by Alexander F. Barnes
Among the many similarities of soldiers from all recent historical periods, two in particular stand out: First, soldiers (and Marines, sailors, and airmen) love to have their picture taken. Second, they have a sense of humor that is often lost on outsiders. And in this case, outsiders would be defined as the civilian world, people from different eras, and even fellow soldiers outside the immediate group being photographed.
As a modern example of the phenomena described above, when I was serving in Co. L, Marine Support Battalion in Guantanamo Bay in 1975, we had no Christmas tree to decorate. So, we cut some long limbs from local cactus, jammed them into a garbage can, and decorated it as a “Cuban Christmas tree.” I’m sure that many photos exist of our efforts in the scrapbooks of the guys from the unit, but, without captions, those photos will leave future historians scratching their heads and wondering, “What were they thinking?”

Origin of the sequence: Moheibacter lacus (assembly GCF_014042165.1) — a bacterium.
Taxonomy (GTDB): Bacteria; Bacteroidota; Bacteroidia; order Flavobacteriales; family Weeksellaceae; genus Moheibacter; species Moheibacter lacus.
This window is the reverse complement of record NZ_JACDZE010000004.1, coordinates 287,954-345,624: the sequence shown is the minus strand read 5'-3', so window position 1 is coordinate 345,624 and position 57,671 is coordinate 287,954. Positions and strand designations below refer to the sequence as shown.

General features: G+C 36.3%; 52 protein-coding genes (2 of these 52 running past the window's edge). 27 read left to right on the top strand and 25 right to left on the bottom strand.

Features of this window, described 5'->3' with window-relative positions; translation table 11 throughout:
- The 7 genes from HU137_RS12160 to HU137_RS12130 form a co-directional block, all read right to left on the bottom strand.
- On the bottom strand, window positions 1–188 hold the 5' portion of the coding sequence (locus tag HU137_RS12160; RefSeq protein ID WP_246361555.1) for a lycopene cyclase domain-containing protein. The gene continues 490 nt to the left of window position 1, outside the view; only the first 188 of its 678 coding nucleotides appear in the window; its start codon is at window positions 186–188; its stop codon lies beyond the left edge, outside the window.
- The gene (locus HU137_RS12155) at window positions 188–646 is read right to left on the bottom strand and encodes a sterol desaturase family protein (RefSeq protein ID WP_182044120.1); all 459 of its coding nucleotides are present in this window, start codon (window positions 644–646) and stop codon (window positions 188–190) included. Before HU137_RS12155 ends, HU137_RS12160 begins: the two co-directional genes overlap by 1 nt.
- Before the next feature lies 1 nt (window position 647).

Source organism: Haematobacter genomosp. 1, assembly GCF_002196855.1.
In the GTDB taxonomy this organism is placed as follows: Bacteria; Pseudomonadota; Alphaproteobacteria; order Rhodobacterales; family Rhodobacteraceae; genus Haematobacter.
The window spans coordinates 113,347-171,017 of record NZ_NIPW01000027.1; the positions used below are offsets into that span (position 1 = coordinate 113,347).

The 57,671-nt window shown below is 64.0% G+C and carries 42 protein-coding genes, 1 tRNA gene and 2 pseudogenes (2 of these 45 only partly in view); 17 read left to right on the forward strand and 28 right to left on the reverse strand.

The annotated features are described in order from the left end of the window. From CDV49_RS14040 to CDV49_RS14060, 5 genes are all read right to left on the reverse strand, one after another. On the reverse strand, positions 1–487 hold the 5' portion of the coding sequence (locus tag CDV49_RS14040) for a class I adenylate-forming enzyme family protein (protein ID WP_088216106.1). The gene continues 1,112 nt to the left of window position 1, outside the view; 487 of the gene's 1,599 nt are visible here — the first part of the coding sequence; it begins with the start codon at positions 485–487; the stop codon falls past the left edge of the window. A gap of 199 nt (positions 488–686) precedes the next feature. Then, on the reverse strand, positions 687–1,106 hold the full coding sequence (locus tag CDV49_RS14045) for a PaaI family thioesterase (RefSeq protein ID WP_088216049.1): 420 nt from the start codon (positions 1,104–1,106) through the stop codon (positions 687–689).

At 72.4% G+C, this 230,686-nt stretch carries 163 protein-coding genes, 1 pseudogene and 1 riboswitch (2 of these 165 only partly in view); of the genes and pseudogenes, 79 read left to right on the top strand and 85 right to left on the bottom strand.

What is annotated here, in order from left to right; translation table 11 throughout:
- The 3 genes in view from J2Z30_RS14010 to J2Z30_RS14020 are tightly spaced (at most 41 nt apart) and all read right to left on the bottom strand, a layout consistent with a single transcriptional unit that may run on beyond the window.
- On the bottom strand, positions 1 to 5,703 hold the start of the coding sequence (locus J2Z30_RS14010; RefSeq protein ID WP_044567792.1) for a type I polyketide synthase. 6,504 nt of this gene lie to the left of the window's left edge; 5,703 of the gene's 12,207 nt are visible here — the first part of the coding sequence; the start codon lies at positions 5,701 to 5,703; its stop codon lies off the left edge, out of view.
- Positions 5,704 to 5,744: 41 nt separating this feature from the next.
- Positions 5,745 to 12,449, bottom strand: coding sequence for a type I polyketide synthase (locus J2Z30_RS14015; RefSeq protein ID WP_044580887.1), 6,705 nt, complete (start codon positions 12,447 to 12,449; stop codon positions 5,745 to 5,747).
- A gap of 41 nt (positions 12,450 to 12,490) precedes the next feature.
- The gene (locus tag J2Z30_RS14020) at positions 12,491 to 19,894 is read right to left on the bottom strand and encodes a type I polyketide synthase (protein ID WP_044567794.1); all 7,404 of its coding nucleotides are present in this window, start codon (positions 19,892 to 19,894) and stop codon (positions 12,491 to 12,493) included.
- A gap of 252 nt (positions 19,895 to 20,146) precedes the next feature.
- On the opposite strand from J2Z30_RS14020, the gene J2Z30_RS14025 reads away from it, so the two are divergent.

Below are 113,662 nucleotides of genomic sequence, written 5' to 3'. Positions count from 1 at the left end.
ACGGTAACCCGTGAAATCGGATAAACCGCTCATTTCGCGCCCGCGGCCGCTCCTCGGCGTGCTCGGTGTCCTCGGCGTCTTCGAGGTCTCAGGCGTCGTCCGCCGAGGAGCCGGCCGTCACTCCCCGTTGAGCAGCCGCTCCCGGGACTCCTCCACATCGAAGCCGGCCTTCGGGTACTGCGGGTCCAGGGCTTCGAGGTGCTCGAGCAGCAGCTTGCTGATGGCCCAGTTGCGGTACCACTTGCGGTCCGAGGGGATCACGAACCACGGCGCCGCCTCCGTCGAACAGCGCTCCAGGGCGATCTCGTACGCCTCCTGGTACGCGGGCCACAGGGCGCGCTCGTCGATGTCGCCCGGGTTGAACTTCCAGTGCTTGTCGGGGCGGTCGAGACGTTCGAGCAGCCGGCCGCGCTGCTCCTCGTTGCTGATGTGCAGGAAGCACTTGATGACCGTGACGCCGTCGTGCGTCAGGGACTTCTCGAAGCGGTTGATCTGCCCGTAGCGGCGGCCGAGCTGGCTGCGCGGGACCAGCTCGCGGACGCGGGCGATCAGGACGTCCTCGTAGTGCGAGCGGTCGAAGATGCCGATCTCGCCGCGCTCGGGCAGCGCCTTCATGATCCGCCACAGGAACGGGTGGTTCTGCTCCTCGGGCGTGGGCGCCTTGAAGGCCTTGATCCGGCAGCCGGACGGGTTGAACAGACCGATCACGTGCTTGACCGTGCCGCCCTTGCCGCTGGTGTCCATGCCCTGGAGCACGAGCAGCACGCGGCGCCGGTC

For the Doughboys of World War I who were training in the States or serving in France and Germany, there were no end of opportunities to take pictures — and leave us wondering the same thing. Here are just a few that leave us wondering, “What were they thinking?”